“This is not a Republican problem. This is not a Democratic problem. It’s an American problem. We need to come together…”
And that is my senior senator, Susan Collins of Maine. She’s talking about health care, and she could be talking about a lot of things and say, basically, that.
She is moderate, but she is slippery. She is hard to pin down, but she is reasonable. She listens to all sides, but she listens to all sides. She thinks that anger is not a solution, but she’s not (apparently) angry about much of anything. She didn’t vote for Donald Trump, but she’s willing to work with him (or anyone).
She might run for Governor of Maine. I probably won’t vote for her. But I might. We could do better. But we could do a lot worse (look at our current governor, Paul Lepage, who, among other things, is one of the stupidest and stubbornest people in politics, not a happy combination).
And that, in a nutshell, is my Susan Collins problem.
Susan Collins is no ideologue. She likes to work with the other side of the aisle. She made Donald Rumsfeld very angry more than once when he was George W. Bush’s Secretary of Defense. Unlike her former colleague, Olympia Snowe, Susan Collins only almost voted once for a version of the Affordable Care Act. She has her own new health care proposal, Cassidy-Collins, which would maintain a lot of the A.C.A. and replace the individual mandate—really, the heart of the A.C.A.—with an opt-out for the uninsured; that might work.
Susan Collins is great at outreach and constituent relations. (But she did, earlier this year when Congress was getting bowled over by voter anger, opine, or whine, that some of the calls her office was getting were from “out of state” that were “overwhelming her staff,” an evasion that was scoffed at across Maine.)
Susan Collins opposed Trump’s more ridiculous cabinet choices—particularly Betsy DeVos and Scott Pruitt—but both did survive votes in the Senate, with DeVos getting through only with the Vice President breaking an unprecedented (but predictable) tie. It’s been claimed that Collins only opposed DeVos when she was sure it wouldn’t matter—Collins could have prevented the nomination from reaching the floor, after all. (Collins claimed to be acting on principle.)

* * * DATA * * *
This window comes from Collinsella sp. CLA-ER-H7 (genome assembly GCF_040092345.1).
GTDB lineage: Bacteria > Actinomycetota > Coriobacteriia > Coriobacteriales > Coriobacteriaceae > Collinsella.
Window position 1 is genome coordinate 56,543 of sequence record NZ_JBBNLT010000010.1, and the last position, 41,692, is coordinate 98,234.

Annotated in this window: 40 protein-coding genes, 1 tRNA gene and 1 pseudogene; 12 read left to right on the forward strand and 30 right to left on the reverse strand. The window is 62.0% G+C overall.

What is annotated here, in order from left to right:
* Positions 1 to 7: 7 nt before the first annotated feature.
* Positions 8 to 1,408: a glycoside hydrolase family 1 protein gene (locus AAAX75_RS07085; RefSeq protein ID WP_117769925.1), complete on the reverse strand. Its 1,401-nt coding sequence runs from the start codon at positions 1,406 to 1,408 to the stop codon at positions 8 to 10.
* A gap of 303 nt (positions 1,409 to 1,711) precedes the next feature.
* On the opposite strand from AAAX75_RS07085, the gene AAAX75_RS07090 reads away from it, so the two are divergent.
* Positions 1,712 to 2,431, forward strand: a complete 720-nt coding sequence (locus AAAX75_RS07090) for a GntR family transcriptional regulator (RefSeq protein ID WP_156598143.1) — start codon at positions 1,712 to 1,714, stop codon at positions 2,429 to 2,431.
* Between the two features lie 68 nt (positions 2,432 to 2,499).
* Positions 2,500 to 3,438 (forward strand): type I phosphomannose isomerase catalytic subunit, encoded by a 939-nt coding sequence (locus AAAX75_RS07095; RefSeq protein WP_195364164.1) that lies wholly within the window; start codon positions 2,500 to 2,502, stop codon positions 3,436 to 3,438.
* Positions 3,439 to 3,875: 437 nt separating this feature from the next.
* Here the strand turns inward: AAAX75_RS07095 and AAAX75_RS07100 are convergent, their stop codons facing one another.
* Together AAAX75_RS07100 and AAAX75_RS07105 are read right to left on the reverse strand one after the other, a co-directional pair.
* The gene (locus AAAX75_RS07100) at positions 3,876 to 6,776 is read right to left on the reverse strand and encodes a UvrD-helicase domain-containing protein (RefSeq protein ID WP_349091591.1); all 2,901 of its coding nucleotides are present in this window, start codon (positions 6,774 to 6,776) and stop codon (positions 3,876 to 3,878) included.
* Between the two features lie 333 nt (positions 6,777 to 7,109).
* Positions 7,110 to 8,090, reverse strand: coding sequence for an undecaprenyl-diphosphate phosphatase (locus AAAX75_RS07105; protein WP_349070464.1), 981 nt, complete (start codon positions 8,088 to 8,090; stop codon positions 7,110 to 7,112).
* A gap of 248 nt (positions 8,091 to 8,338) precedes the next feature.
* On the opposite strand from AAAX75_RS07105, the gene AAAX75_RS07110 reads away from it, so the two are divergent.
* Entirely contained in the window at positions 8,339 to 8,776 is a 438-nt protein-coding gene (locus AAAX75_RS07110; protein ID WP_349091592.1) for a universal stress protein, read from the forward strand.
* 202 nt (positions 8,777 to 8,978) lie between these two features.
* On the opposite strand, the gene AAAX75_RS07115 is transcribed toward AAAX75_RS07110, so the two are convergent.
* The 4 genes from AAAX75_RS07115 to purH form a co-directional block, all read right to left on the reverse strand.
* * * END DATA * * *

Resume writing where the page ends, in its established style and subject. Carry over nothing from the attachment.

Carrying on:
And that’s my Susan Collins problem.
Susan Collins is among the last of a species—the moderate Republican. (That Barack Obama was and remains a moderate Democrat has not sunk in for most people.) She seems to truly believe in bipartisanship, cooperation, hard work, and, above all, listening. She tacks between opposites, where Bill Clinton famously “triangulated.”
But the presidency of Donald Trump, the entry into the White House of Steve Bannon (whom some dare call a traitor), the fact that people like Scott Pruitt seem almost moderate by comparison—and the blunt use of race and gender identity politics, by the right wing, threatens our very democracy—and a general refusal to consider systemic change to deal with systemic problems—these are challenges not to the Collins idea of cooperative legislative work, but to the very usefulness of Collins at all.
Her instinctive niceness is just not the tool we need.
And that is my Susan Collins problem.
She is trusted but does not necessarily deserve to be. She is moderate, even on the issue of which gains of the working class, women, blacks, immigrants, gays (and on and on) should be traded away. Her habit of aiming for the middle is easily manipulated by people who are willing to pull the right endpoint toward infinity.
And yet, like most voters (certainly in Maine), I know the system can’t be healed by more political gunfire. I know that renewal of our democratic ideals—cooperation, compromise, civility, listening to each other—is what we need more than anything. And I (a registered Democrat who voted at least twice for Olympia Snowe) actually do trust Susan Collins.
Susan Collins is not enough, but we need people like her. She’s not sufficient, but she might at least be necessary. She’s not enough to save us, but she might be the best we can get.
And that is my Susan Collins problem.